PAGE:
China Pinched by Declining Oil Production in Angola
According to a recent piece published in the Financial Times, oil production in Angola has struggled to keep up pace, dropping to 1.65 million barrels per day, down from 1.85m b/d in 2010. Although the African nation makes up only 2% of global oil production, back in 2008 Angola became the largest supplier of crude oil to China, marking a major milestone in Beijing’s expansionist foreign policy.
Despite lending Angola nearly $15 billion since 2002 to develop oil production, and purchasing about 45% of the country’s output, some observers believe that Beijing’s political influence, or “soft power,” has failed to gain traction, as the majority of jobs created in the industry were given to imported Chinese workers.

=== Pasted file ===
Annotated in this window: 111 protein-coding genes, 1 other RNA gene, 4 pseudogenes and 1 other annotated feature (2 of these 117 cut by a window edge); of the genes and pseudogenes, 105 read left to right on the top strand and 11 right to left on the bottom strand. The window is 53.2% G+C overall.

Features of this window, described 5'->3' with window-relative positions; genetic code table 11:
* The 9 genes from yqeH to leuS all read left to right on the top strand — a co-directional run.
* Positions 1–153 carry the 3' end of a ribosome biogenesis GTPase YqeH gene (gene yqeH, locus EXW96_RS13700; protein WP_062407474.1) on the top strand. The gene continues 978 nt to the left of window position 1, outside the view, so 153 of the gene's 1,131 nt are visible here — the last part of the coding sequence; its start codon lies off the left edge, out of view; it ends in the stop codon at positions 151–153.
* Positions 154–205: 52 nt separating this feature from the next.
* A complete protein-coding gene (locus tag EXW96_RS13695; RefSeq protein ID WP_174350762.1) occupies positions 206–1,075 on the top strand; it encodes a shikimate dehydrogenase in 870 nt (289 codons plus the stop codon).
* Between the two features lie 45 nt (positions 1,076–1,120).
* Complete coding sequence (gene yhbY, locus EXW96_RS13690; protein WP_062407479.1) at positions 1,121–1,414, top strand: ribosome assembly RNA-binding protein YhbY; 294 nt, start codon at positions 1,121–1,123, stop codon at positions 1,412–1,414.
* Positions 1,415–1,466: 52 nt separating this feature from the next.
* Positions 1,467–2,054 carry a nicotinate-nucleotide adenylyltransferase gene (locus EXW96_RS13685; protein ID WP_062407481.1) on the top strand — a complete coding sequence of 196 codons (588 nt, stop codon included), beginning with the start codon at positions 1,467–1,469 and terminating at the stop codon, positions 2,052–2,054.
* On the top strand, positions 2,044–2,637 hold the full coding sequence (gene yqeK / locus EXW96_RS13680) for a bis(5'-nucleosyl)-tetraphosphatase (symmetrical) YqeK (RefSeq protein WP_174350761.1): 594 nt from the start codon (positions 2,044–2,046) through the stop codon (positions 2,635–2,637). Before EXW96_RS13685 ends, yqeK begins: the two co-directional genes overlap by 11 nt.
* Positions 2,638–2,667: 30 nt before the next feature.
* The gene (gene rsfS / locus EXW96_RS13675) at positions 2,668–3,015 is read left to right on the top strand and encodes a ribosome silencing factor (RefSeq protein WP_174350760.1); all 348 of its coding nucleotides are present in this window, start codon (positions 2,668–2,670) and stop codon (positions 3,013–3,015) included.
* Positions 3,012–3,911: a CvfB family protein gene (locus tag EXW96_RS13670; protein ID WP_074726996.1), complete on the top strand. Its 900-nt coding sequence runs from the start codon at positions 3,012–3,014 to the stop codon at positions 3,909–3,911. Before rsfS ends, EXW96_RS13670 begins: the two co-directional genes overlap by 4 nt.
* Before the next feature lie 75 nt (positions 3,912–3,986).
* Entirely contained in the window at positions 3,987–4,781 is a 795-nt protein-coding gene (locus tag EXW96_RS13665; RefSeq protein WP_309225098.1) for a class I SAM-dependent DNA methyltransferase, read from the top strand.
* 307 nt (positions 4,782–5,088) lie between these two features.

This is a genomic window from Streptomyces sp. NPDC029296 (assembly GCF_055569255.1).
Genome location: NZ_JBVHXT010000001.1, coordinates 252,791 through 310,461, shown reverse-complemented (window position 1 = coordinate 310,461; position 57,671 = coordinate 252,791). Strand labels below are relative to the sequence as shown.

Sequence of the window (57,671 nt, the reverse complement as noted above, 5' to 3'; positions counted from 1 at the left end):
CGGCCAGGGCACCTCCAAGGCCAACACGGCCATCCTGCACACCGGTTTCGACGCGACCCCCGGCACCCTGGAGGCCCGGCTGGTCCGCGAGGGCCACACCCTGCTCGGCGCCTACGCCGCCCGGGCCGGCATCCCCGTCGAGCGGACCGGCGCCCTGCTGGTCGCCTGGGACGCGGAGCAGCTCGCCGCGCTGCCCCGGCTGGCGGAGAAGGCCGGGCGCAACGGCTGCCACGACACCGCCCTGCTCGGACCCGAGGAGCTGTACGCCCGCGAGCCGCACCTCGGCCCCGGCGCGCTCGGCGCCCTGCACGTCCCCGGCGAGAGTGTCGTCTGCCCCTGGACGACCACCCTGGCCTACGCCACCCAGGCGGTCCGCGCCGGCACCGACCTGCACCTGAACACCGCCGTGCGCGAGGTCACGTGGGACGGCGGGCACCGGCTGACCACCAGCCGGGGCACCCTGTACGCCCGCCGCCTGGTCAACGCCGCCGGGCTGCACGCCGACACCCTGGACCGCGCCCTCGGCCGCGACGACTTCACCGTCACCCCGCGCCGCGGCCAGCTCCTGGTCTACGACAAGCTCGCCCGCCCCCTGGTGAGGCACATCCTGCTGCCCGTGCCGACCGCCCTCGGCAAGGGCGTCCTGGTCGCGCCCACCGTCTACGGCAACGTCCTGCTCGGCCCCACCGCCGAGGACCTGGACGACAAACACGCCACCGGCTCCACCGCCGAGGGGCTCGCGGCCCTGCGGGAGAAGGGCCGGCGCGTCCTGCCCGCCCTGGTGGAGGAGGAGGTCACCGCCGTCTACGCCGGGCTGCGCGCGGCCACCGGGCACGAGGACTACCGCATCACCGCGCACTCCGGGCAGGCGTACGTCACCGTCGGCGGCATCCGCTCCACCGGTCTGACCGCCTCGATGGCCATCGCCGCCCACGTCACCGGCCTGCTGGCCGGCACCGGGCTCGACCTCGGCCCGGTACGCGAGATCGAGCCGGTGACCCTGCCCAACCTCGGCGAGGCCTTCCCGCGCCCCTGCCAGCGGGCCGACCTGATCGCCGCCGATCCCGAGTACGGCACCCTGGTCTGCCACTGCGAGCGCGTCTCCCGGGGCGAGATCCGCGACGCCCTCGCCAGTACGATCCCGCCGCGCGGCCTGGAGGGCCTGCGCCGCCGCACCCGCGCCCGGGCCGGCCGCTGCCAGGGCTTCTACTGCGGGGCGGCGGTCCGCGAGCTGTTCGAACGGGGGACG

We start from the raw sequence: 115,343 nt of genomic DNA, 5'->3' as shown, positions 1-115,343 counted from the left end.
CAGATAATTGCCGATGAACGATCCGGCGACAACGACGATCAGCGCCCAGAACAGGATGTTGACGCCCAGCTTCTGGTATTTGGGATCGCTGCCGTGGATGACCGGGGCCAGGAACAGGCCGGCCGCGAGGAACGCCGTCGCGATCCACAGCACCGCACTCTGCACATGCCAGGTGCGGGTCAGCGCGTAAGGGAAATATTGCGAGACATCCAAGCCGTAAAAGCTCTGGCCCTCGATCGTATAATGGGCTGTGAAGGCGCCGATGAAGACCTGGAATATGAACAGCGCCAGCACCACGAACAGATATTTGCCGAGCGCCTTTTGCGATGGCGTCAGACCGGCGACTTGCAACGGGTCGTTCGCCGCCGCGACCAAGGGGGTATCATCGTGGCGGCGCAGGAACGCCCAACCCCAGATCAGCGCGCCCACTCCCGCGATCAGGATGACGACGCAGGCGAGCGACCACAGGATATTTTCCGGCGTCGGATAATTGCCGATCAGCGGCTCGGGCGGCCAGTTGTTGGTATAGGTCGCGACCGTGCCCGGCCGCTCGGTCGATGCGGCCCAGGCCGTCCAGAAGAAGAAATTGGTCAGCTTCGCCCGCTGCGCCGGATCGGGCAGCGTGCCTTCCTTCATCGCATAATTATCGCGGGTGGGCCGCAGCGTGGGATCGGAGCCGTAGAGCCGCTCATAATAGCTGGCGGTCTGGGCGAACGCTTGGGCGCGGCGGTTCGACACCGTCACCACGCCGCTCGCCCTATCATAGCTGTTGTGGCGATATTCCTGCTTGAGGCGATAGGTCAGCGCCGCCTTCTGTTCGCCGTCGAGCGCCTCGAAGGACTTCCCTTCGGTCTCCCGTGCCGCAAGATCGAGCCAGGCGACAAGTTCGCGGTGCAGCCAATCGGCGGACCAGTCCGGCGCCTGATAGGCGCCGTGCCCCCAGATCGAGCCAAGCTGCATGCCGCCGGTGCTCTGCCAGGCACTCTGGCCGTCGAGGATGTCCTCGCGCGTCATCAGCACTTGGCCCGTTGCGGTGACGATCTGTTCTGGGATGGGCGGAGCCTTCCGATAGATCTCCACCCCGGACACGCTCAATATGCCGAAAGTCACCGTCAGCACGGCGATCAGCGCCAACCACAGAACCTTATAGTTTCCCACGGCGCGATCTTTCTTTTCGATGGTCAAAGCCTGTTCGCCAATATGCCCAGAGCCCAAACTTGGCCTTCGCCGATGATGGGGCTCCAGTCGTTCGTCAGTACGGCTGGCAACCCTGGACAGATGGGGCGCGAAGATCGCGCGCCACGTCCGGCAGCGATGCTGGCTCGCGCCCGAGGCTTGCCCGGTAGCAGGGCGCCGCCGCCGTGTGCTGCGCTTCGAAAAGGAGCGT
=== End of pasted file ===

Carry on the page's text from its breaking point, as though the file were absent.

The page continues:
The fall in production, which is apparently due to several offshore blocks going off and failures to get other projects online, has prompted China to pursue larger purchases of Nigerian crude usually exported to Europe, pushing the price of the Brent further up.
This dip in production should be temporary with a number of major projects coming online, but given how active Brazil has become in building ties with Angola, the competition in this market could be heating up, indicating that China’s influence is likely to face a serious challenge in coming years.